If there were ever a Shogun of GMC Syclone owners, it would be Jason Leach from Crystal Lake, Illinois. Like any good Shogun, he has the spoils to back up his power-only his currency is made not of gold, but in Syclone and Typhoon paraphernalia. In fact, he had to devote a large section of his garage to storing a list of memorabilia including 600 Johnny Lightning model trucks, 400 magazine articles mentioning the rare pickup and SUV, product literature, brochures, original GM blueprints, service manuals, emissions records from the factory, shirts, hats, and even shoes. The real jewels of his collection, though, include '92 Typhoon No. 0022 purchased used in September 1993, a '91 prototype Typhoon maintained in original condition with 29,000 miles on it, and brightest of them all--a tube-chassis Syclone that he purchased new in November 1991 (No. 2158).
Jason's love of Syclones dates as far back as the Oct. '90 article in Hot Rod introducing the hi-po pickup. He couldn't believe this little truck could run with the big-dog ZR1 Corvette. "Ever since I saw that article I have been enamored with the trucks and I couldn't believe the performance for the dollar. It was a high-performance truck that actually performs," said Jason. Performance comes at a premium though, as it only keeps you yearning for more. Before he knew it, he was ordering a larger turbo and bolt-ons, and shocking Corvette owners soon became his favorite pastime. No one could believe a little V-6 was capable of that kind of power. After he had renowned Syclone engine builder Guy Reffett of Rockford Racecraft build him an engine, Jason thought he would really turn some heads. Unfortunately, although the engine was capable of running 10s, the 700-R4 was not, and it soon failed.
At the prospect of already having to drop in a Turbo 400, Jason decided that 9- and 10-second streetcars were becoming all too common. "I wanted to take it to the next level." And upon meeting Dave Daunheimer of Competition Fabrications, it was readily apparent just who could get him there. "I was truly in awe of Dave's work and the quality of welds that he had made on his own 6-second dragster, as well as some of the other cars around the shop. I had originally intended to look around for a while until I found someone that was just right, but I didn't bother after that." After talking over his plans with Dave, building a tube chassis became a necessity for safely running in the 8s. "It broke my heart to do it, but I had already heavily modified the car and I knew in the end it would turn out better."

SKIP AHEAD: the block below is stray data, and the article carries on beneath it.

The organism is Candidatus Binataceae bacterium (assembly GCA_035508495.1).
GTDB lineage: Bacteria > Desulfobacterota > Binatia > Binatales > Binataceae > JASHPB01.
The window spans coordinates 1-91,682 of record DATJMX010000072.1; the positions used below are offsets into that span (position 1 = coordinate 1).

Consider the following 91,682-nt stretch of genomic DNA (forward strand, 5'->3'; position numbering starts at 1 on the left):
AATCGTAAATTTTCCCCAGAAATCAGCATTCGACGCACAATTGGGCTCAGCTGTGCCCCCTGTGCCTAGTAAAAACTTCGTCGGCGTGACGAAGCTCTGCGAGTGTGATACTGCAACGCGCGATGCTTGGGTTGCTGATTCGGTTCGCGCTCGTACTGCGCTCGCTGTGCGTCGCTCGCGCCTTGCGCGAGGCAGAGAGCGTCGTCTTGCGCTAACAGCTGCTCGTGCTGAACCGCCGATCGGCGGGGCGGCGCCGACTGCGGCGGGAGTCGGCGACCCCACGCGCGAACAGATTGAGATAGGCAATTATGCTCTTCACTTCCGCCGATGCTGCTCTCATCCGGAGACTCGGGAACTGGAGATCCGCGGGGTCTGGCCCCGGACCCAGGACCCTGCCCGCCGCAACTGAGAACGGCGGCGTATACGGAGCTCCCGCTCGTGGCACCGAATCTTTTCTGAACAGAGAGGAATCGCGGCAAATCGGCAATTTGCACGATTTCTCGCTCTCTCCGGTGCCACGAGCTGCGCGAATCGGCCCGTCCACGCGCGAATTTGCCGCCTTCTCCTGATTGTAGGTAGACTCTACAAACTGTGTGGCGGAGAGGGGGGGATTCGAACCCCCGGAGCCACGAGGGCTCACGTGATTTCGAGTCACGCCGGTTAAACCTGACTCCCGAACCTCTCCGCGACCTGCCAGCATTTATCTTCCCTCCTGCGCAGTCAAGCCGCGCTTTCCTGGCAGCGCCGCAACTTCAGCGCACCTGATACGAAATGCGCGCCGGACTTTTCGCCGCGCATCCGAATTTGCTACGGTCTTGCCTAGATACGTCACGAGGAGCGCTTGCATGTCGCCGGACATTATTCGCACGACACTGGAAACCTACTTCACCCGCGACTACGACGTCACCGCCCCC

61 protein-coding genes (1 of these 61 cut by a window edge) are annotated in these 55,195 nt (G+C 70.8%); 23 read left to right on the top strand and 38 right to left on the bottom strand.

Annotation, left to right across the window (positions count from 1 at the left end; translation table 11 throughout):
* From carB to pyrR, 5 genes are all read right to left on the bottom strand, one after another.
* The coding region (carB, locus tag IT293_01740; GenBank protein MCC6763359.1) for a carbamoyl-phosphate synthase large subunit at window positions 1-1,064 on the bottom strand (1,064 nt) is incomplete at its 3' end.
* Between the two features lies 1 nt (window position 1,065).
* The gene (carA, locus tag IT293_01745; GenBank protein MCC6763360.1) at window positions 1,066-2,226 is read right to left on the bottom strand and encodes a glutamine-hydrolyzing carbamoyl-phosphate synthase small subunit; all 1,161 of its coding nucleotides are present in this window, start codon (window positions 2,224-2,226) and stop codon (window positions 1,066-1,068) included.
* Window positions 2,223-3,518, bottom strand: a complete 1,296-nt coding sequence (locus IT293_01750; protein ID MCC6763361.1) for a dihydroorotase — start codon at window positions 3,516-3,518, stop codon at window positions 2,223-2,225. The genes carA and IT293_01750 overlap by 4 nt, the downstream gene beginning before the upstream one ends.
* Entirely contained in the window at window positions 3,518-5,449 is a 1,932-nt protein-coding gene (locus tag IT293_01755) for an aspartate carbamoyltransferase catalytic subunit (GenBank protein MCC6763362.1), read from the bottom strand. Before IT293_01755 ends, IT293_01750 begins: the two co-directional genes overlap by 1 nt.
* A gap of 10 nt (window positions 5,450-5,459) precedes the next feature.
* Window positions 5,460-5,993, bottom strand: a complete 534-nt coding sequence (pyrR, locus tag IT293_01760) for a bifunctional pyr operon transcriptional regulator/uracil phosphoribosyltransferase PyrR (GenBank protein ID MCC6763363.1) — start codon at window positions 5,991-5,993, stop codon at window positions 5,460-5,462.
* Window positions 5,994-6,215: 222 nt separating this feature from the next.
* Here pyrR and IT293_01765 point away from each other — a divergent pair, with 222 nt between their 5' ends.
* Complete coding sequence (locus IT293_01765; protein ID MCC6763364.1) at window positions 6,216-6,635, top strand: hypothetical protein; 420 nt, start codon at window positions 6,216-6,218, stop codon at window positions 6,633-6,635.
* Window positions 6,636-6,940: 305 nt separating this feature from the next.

Now that things had gone back to the drawing board, Jason contacted Rockford Racecraft to build another engine, only this time the goal was to build the biggest and baddest turbo V-6 motor conceivable. A GMPP Bow Tie block was taken to its limit at 4.125 bore and the stroke bumped up to 3.875. Only the finest bottom-end components were used from a Moldex forged crank to Oliver 5.85-inch forged rods, Speed Pro bearings, Total Seal gapless rings, and JE forged pistons. A set of Bow Tie cylinder heads was shipped off to Flow Technologies Inc. where an ungodly amount of man hours was spent porting the 18-degree aluminum heads. After being fitted with a Ferrea 2.15 intake and 1.625 exhaust valves, PSI dual racing valvesprings, Teflon valve seals, and COMP Cams titanium retainers, the heads were now flowing almost 330 cfm at .600-inch of lift. Rockford mated the heads to the 311ci short-block, sealed by Cometic 3 layer steel and graphite head gaskets and installed the largest cam they had ever done. "Many years of R&D combining lobe separation with duration, along with some help from COMP Cams, went into the design of this custom grind," said Guy Reffett of Rockford. The whopper measures .673-inch lift and 262/267 duration at .050. "This is the wildest motor we have ever done, and it may be the wildest in existence." That may be a shallow compliment coming from your average local builder, but when you only build turbo 4.3-based motors and your clientele includes Tim Allen and Jay Leno, that's really saying something.